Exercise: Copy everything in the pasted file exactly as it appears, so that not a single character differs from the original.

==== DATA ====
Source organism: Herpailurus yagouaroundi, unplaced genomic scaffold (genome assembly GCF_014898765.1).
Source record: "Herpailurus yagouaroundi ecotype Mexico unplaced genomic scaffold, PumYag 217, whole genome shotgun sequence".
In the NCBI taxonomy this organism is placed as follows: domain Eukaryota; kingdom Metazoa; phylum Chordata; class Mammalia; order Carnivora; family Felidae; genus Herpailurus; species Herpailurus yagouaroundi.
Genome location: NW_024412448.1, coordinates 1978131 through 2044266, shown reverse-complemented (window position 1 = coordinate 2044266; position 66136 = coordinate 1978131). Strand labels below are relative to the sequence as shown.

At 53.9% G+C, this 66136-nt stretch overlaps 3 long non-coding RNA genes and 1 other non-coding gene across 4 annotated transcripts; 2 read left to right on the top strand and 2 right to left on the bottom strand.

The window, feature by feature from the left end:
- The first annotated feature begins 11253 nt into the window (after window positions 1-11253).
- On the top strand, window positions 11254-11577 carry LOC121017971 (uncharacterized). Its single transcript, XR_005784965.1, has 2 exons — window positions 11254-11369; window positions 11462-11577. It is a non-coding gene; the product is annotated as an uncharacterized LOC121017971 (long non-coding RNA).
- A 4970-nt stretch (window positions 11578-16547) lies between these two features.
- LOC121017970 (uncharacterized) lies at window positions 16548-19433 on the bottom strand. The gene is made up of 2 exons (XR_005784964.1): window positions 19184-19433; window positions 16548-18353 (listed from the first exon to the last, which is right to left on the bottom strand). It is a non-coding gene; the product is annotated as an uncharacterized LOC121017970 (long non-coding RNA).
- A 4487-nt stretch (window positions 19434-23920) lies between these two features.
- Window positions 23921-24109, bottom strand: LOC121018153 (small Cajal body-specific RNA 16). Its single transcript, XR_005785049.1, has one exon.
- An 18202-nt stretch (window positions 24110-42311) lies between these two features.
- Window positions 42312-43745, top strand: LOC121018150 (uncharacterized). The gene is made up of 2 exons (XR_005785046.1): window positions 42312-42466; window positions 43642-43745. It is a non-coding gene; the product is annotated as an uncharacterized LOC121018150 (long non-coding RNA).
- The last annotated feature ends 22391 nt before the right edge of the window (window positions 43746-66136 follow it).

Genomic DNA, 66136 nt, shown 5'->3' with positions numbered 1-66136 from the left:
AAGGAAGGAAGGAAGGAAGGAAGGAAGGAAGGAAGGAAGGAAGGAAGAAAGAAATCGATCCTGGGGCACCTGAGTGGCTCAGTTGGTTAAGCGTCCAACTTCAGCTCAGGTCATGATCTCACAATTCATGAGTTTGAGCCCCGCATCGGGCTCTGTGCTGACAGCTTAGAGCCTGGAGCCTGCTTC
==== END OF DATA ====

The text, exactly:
Source organism: Herpailurus yagouaroundi, unplaced genomic scaffold (genome assembly GCF_014898765.1).
Source record: "Herpailurus yagouaroundi ecotype Mexico unplaced genomic scaffold, PumYag 217, whole genome shotgun sequence".
In the NCBI taxonomy this organism is placed as follows: domain Eukaryota; kingdom Metazoa; phylum Chordata; class Mammalia; order Carnivora; family Felidae; genus Herpailurus; species Herpailurus yagouaroundi.
Genome location: NW_024412448.1, coordinates 1978131 through 2044266, shown reverse-complemented (window position 1 = coordinate 2044266; position 66136 = coordinate 1978131). Strand labels below are relative to the sequence as shown.

At 53.9% G+C, this 66136-nt stretch overlaps 3 long non-coding RNA genes and 1 other non-coding gene across 4 annotated transcripts; 2 read left to right on the top strand and 2 right to left on the bottom strand.

The window, feature by feature from the left end:
- The first annotated feature begins 11253 nt into the window (after window positions 1-11253).
- On the top strand, window positions 11254-11577 carry LOC121017971 (uncharacterized). Its single transcript, XR_005784965.1, has 2 exons — window positions 11254-11369; window positions 11462-11577. It is a non-coding gene; the product is annotated as an uncharacterized LOC121017971 (long non-coding RNA).
- A 4970-nt stretch (window positions 11578-16547) lies between these two features.
- LOC121017970 (uncharacterized) lies at window positions 16548-19433 on the bottom strand. The gene is made up of 2 exons (XR_005784964.1): window positions 19184-19433; window positions 16548-18353 (listed from the first exon to the last, which is right to left on the bottom strand). It is a non-coding gene; the product is annotated as an uncharacterized LOC121017970 (long non-coding RNA).
- A 4487-nt stretch (window positions 19434-23920) lies between these two features.
- Window positions 23921-24109, bottom strand: LOC121018153 (small Cajal body-specific RNA 16). Its single transcript, XR_005785049.1, has one exon.
- An 18202-nt stretch (window positions 24110-42311) lies between these two features.
- Window positions 42312-43745, top strand: LOC121018150 (uncharacterized). The gene is made up of 2 exons (XR_005785046.1): window positions 42312-42466; window positions 43642-43745. It is a non-coding gene; the product is annotated as an uncharacterized LOC121018150 (long non-coding RNA).
- The last annotated feature ends 22391 nt before the right edge of the window (window positions 43746-66136 follow it).

Genomic DNA, 66136 nt, shown 5'->3' with positions numbered 1-66136 from the left:
AAGGAAGGAAGGAAGGAAGGAAGGAAGGAAGGAAGGAAGGAAGGAAGAAAGAAATCGATCCTGGGGCACCTGAGTGGCTCAGTTGGTTAAGCGTCCAACTTCAGCTCAGGTCATGATCTCACAATTCATGAGTTTGAGCCCCGCATCGGGCTCTGTGCTGACAGCTTAGAGCCTGGAGCCTGCTTC